I am going to opt for imaginary robots over imaginary organisms, and the primary dimension along which I am going to arrange my robots is how much the …
Anita Ho, Anita Silvers, and Tim Stainton
Enhanced technology capability now offers multiple means for automated continuous surveillance that transmits and records individuals’ locations and activities. Continuous surveillance systems are used to obtain warning of undesirable or dangerous situations or behaviors, and to track these. Sometimes the existence of surveillance suffices as a deterrent. Sometimes surveillance enables an effectively early counter-measure to be deployed.
Continuous surveillance by mechanical means can deliver a collective good to the community by reducing or preventing disruptive or destructive events, whether such a result is maliciously intentional (such as breaking into cars parked in a mall parking lot) or mindlessly negligent (such as rolling through an intersection after the light turns red). But continuous surveillance also may place individuals at risk of physical, economic, political, or other damage. For example, personal information about the subject’s health, heritage, or habits may be collected and then exposed to public view, perpetuating a biased portrayal that haunts the individual’s social interactions. Moreover, just being aware of one’s susceptibility to objectification by anonymous watchers can feel belittling and thereby be damaging to people as well. Putting continuous surveillance into practice thus calls for deciding whether pursuing a particular collective benefit weighs favorably against courting the risks to which whoever is subjected to observation may be vulnerable.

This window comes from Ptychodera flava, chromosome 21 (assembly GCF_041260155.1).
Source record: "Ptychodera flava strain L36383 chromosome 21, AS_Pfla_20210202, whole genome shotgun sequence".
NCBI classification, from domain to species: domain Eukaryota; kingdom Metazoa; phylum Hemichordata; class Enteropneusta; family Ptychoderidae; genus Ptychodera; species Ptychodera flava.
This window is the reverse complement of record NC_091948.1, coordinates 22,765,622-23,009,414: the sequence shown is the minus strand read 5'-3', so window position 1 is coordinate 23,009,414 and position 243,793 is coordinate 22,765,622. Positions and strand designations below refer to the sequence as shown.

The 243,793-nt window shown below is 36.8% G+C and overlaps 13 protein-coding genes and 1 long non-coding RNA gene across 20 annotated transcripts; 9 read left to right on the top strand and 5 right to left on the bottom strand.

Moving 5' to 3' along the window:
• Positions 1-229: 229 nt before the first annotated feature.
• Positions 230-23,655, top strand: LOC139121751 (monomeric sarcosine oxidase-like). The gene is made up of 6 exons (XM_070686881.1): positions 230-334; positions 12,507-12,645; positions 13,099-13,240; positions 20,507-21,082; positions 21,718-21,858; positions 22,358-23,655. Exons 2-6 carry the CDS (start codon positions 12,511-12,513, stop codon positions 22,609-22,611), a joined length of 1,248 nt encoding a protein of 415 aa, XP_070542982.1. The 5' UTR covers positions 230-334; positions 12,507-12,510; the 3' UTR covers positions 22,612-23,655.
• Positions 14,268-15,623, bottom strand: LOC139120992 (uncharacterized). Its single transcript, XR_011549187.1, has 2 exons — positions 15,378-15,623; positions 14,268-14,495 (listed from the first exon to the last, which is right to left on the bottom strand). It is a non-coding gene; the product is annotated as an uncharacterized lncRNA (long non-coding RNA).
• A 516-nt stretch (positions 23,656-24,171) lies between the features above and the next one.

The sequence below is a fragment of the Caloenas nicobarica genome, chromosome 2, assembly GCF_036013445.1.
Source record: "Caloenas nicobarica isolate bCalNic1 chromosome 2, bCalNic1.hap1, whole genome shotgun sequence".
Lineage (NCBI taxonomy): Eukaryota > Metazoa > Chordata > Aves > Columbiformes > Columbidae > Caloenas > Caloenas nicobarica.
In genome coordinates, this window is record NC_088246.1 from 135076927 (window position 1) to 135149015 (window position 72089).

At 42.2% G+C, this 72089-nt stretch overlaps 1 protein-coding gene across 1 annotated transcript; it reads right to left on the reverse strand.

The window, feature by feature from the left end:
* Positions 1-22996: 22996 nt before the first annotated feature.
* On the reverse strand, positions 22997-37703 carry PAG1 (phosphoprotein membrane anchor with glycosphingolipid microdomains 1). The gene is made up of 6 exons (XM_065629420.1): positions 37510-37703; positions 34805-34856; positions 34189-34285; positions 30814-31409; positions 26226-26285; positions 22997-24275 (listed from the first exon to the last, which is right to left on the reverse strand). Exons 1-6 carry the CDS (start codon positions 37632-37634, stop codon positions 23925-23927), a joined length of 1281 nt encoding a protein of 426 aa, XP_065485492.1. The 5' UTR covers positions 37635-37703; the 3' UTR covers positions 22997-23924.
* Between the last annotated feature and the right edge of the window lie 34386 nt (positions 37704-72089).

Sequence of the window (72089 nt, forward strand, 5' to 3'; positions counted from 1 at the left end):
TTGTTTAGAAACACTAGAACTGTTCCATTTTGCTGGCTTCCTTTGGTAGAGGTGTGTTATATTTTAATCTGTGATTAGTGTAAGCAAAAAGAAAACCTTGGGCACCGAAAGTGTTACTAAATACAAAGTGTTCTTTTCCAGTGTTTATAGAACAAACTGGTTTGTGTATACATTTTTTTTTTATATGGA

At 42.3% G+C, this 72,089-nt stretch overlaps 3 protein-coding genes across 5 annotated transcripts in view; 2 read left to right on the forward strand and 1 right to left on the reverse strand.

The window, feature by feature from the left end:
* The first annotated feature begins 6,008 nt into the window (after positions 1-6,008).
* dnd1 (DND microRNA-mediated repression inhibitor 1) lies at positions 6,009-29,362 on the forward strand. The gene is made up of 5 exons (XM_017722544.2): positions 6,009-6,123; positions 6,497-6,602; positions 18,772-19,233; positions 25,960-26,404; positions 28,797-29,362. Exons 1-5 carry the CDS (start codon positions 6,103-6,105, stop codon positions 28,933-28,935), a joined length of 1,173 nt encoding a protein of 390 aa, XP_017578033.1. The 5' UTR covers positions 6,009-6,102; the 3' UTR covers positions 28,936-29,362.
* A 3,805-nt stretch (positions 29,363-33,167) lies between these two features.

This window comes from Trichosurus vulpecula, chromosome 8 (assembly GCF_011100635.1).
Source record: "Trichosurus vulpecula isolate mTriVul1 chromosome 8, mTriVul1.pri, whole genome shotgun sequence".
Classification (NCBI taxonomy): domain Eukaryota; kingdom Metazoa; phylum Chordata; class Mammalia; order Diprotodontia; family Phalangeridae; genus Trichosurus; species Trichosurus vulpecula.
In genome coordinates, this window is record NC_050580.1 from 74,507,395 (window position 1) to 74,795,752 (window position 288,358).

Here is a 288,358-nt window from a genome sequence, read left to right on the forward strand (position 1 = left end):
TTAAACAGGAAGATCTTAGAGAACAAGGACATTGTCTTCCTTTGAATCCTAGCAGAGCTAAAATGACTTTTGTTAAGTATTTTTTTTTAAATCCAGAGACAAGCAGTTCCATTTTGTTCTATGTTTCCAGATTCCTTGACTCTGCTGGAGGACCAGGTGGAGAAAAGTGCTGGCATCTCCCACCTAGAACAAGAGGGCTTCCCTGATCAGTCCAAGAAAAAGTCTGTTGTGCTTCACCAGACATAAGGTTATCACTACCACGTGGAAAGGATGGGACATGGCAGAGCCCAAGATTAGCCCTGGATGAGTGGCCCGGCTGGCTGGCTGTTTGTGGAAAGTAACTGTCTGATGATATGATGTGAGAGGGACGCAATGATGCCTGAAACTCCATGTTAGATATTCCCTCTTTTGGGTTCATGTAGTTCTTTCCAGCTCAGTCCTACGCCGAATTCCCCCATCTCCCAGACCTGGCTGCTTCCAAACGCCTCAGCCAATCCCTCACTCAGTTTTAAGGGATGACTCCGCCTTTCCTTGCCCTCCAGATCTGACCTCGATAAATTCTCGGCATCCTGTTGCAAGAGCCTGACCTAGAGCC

Debate about the permissibility of continuous surveillance usually considers whether protecting people against the prospective harms to them as individuals should prevail over, or instead be subordinated to, realizing an expected collective good. Framing the conflict so starkly as between personal and public interests presupposes that continuous surveillance is not problematic if, but only if, individuals’ private interests are congruent with the public good. Considering continuous surveillance through the lens shaped in response to this conflict suggests that, from the standpoint of the individual, the prospect of being surveilled should be approached cautiously.
On this familiar framing of how to weigh permission versus prohibition for surveillance, authorization to decide whether being under surveillance aligns with an individual’s personal interest lies with that person. Each individual’s own …